Sept. 11 convict now says he renounces terrorism, bin Laden

ALEXANDRIA, Virginia (AP) – The only man convicted in a US court for a role in the 9/11 attacks now says he is renouncing terrorism, al Qaeda and Islamic State.

Zacarias Moussaoui is serving a life sentence in a federal prison in Colorado after narrowly escaping the death penalty in his 2006 trial.

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At times, he was known as the 20th missing hijacker and, although he was clearly a member of Al Qaeda, there is little evidence that he hijacked a plane on September 11, 2001. Instead, prosecutors attributed the responsibility to Moussaoui because they said he could have prevented the attacks if he had not lied to the FBI about his knowledge of Al Qaeda and his efforts to attack the United States when he was arrested in August 2001.

In a handwritten motion from the court, Moussaoui filed with the federal court in Alexandria last month, Moussaoui wrote: “I denounce, we reject Usama bin Laden as a useful idiot for the CIA / Saudi Arabia. I also unequivocally proclaim my opposition to any terrorist action, attack, propaganda against the USA ”

He also said that he wants to "warn young Muslims against the deception and manipulation of these false Jihadists".

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His statements are a far cry from the 2006 trial, when he claimed victims and displayed a victory sign after a jury chose to send him to life in prison instead of executing him. At the final hearing of the sentence, he said to the judge, "God save Osama bin Laden, you will never get him."

Bin Laden was killed in an attack by American forces on a complex in Pakistan in 2011.

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Moussaoui resigned in a petition calling for relaxation of the special administrative measures under which he serves his sentence. In particular, he says he wants Rudy Giuliani or Alan Dershowitz to represent him as a lawyer, so that he can testify in a civil trial brought by victims of the 9/11 attacks. The prison documents submitted with his motion indicate that he received a response of some kind to a letter he wrote to the American Civil Liberties Union, but was not allowed to see it because it was marked as a privileged legal communication, and he only can receive mail. if the prison can open and read.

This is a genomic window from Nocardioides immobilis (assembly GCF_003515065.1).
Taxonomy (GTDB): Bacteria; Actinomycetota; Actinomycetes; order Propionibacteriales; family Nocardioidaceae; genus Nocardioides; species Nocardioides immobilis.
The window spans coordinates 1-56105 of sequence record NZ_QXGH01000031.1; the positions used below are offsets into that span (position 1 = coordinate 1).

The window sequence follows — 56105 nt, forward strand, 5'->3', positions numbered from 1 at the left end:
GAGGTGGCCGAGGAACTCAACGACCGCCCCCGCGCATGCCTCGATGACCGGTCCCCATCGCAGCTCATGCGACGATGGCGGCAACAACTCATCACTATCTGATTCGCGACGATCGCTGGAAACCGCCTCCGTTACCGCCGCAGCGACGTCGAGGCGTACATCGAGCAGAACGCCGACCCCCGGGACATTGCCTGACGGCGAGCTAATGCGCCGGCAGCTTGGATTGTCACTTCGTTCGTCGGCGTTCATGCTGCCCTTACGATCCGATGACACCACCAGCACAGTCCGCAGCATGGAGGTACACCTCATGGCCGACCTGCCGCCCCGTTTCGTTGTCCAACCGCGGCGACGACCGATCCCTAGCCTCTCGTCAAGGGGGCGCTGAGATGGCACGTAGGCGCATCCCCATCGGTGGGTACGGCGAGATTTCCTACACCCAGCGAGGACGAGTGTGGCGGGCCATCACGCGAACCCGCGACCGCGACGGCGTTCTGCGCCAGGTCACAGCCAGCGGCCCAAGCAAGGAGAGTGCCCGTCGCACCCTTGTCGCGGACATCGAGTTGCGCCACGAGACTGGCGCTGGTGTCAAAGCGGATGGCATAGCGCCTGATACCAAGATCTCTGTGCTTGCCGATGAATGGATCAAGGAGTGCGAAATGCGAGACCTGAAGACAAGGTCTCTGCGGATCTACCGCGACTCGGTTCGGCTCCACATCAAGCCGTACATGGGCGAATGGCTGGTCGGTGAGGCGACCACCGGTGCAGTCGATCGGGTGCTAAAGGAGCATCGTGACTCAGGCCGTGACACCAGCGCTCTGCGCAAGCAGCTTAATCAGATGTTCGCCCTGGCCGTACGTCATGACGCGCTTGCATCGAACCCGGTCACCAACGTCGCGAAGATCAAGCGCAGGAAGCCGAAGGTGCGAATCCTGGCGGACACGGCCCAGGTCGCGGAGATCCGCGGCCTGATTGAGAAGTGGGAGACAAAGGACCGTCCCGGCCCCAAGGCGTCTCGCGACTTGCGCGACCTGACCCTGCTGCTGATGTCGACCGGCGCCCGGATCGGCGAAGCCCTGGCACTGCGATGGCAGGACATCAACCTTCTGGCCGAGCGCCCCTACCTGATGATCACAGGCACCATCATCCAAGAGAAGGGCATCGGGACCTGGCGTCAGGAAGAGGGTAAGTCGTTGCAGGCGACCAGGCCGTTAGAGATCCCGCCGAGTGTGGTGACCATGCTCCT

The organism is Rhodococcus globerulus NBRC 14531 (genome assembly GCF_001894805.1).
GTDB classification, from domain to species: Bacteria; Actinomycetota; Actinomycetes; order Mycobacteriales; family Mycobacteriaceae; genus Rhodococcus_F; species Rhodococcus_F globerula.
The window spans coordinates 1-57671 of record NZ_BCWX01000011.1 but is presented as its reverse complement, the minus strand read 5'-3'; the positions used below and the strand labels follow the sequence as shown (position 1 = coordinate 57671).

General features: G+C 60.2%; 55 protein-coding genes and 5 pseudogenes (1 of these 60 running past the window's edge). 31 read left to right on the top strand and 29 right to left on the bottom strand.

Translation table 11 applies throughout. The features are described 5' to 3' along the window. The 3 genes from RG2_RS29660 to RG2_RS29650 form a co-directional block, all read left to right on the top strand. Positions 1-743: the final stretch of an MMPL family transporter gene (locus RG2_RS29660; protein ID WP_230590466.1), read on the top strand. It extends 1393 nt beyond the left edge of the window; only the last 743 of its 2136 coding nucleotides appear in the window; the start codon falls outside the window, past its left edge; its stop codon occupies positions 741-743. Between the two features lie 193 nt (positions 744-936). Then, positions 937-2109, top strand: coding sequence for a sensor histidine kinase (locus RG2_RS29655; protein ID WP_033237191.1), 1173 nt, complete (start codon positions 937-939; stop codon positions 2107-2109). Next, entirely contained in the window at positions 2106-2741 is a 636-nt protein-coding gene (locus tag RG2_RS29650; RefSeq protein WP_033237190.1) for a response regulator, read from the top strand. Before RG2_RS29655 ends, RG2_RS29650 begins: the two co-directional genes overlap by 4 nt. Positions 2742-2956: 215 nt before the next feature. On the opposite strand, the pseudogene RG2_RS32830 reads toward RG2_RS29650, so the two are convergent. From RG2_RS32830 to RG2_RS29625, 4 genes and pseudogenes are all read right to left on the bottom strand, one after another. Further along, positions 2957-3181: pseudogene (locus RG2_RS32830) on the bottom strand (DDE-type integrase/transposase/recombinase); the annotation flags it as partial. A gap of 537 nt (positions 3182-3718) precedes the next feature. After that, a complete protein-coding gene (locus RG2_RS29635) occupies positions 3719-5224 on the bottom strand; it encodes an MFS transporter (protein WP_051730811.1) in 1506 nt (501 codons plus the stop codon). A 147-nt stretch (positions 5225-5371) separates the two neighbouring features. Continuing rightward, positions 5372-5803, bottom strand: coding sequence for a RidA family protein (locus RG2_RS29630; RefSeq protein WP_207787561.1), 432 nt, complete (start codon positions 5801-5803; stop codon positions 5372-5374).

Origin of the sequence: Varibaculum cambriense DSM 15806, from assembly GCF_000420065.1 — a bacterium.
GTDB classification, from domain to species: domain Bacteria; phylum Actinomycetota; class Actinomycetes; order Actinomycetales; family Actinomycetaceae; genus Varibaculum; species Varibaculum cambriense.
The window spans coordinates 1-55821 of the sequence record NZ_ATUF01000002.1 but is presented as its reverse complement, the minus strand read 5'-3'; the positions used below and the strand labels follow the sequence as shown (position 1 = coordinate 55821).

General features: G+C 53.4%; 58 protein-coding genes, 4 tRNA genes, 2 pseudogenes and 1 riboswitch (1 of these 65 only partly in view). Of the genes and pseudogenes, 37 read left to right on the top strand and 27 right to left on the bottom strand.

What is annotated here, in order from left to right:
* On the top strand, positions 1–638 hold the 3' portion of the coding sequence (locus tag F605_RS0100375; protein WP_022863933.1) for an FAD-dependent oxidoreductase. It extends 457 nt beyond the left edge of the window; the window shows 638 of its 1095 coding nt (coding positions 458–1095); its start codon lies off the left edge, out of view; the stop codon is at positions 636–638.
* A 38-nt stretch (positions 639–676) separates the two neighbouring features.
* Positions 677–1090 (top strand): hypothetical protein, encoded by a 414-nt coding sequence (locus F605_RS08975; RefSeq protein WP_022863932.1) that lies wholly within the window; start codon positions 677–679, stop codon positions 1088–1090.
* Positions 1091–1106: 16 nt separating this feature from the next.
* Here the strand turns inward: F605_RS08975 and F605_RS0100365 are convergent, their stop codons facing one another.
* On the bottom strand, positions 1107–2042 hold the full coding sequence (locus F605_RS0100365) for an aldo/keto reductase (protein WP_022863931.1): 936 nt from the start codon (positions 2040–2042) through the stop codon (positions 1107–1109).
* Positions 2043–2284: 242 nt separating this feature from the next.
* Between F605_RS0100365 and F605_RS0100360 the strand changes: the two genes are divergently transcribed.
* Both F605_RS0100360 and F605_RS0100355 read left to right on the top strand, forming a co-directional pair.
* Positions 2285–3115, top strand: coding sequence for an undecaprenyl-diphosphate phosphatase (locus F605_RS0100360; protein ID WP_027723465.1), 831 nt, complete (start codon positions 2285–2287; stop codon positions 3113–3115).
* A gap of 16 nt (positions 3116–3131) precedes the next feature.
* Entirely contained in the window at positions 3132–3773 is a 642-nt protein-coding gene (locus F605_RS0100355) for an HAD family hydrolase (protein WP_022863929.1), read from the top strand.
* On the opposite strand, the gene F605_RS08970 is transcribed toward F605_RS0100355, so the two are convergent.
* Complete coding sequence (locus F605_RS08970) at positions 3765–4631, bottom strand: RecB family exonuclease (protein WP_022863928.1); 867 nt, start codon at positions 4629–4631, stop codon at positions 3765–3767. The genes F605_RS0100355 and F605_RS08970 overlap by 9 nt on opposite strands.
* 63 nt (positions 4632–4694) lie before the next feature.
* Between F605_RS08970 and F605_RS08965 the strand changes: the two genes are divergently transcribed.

Moussaoui has a long history of writing letters to the court – in fact, he served as his own lawyer for several years before the trial and regularly wrote legal motions referring to himself as "Slave to Allah", a name he continues to use .

He wrote numerous letters seeking to testify at the 9/11 civilian trial and the military trials of members of Al Qaeda, including Khalid Sheikh Mohammed. But those requests did not include the explicit waiver of terrorism that he includes in his most recent letter. In 2018, he continued to refer to himself as a “born terrorist” in court documents. In another handwritten motion that year, he concluded his motion with "God Curse Ugly Satan of Abomination" in large letters.

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Katherine Donahue, professor of anthropology at Plymouth State University in New Hampshire, who wrote a book about Moussaoui called "Slave of Allah" after participating in her 2006 trial, said she was unaware of any other example in which Moussaoui had renounced terrorism or bin Laden. She said she expects him to be sincere, although he admitted at his trial that he lied to the FBI after his arrest.

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“He's been there for 14 years. It is a long time to think about what you have done, ”she said. I don't see him lying. … There were so many ways in which he could have helped himself by lying before ”, but he didn't.

Terry Strada, whose husband died in the September 11 attack on the World Trade Center and is one of the plaintiffs who sue Saudi Arabia for his alleged complicity in the attacks, was more skeptical.

"I don't trust him, that he retired from prison," she said. "I wouldn't trust him in anyone's youth."

Lawyers representing the 9/11 plaintiffs did not return calls and emails asking for comment, nor did Giuliani or Dershowitz.

US District Judge Leonie Brinkema, who presided over the Moussaoui trial and was regularly subjected to Moussaoui's insults in court documents, denied his request and said that any complaints he has about the treatment he is receiving in prison should be registered in Colorado , where it resides.

"Raising these issues with this Court is an act of futility," wrote Brinkema.

Moussaoui appealed the denial to the 4th US Circuit Court of Appeals in Richmond, Virginia.

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